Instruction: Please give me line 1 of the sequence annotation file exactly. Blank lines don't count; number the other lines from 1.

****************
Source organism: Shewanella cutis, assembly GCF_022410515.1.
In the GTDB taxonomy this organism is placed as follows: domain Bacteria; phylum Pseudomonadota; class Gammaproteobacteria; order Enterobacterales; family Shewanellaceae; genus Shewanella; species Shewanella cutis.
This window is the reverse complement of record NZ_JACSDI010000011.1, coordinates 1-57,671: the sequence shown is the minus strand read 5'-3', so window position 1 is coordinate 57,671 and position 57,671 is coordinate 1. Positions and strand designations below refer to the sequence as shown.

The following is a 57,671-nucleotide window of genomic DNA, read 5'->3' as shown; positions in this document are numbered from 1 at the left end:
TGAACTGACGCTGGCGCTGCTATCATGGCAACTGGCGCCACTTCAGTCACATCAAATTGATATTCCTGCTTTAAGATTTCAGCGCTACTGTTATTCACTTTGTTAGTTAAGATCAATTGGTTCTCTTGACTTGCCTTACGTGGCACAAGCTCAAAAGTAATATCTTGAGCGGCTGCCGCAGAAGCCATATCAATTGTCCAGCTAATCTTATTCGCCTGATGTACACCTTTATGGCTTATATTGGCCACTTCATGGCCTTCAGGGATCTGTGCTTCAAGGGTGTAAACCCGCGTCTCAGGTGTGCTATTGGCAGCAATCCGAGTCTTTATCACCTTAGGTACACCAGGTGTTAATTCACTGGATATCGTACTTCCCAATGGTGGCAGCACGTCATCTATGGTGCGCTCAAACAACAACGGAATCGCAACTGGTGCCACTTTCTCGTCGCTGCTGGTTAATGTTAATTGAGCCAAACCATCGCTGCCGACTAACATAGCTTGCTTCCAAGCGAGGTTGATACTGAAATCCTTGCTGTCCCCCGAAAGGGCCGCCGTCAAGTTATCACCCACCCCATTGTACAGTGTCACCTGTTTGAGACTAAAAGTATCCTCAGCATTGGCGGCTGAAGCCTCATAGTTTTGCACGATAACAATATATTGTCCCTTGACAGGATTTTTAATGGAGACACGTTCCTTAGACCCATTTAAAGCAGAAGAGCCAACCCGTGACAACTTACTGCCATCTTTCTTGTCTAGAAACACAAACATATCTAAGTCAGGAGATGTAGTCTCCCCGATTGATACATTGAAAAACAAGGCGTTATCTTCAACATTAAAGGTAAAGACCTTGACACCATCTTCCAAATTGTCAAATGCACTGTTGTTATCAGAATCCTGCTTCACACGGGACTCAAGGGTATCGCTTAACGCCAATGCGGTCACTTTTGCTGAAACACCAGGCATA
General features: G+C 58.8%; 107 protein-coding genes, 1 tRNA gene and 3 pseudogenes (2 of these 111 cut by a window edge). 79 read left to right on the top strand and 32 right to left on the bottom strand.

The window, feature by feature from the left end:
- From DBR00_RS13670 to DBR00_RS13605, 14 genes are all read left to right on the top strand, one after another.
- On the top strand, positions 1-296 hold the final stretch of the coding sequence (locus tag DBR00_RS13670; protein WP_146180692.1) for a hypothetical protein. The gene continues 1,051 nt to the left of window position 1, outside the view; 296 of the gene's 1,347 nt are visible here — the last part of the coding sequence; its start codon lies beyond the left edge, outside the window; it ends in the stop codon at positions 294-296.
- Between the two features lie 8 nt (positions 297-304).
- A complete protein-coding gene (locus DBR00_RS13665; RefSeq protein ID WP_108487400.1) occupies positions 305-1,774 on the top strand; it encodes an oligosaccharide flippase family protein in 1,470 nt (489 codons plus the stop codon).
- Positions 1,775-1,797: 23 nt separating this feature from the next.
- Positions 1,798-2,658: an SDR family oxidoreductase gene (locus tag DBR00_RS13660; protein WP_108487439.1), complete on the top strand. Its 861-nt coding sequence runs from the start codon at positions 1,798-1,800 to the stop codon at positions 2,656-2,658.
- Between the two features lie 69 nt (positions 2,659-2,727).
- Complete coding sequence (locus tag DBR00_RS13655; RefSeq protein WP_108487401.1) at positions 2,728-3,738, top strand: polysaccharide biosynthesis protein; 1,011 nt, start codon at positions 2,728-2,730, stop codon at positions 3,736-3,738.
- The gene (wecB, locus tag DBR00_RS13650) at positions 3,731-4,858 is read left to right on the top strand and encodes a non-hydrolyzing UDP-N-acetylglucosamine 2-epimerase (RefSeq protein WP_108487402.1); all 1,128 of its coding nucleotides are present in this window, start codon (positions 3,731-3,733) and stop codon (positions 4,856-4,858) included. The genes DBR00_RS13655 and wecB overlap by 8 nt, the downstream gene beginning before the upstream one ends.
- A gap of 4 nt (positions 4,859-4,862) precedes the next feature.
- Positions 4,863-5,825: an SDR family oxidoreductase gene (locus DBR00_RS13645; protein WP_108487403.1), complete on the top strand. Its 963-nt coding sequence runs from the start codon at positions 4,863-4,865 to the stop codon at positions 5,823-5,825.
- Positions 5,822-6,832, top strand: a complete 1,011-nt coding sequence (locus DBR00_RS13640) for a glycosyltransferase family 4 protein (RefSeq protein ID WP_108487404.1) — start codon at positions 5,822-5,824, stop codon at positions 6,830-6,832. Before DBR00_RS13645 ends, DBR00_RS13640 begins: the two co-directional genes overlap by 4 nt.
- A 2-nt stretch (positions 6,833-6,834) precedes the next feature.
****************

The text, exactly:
Source organism: Shewanella cutis, assembly GCF_022410515.1.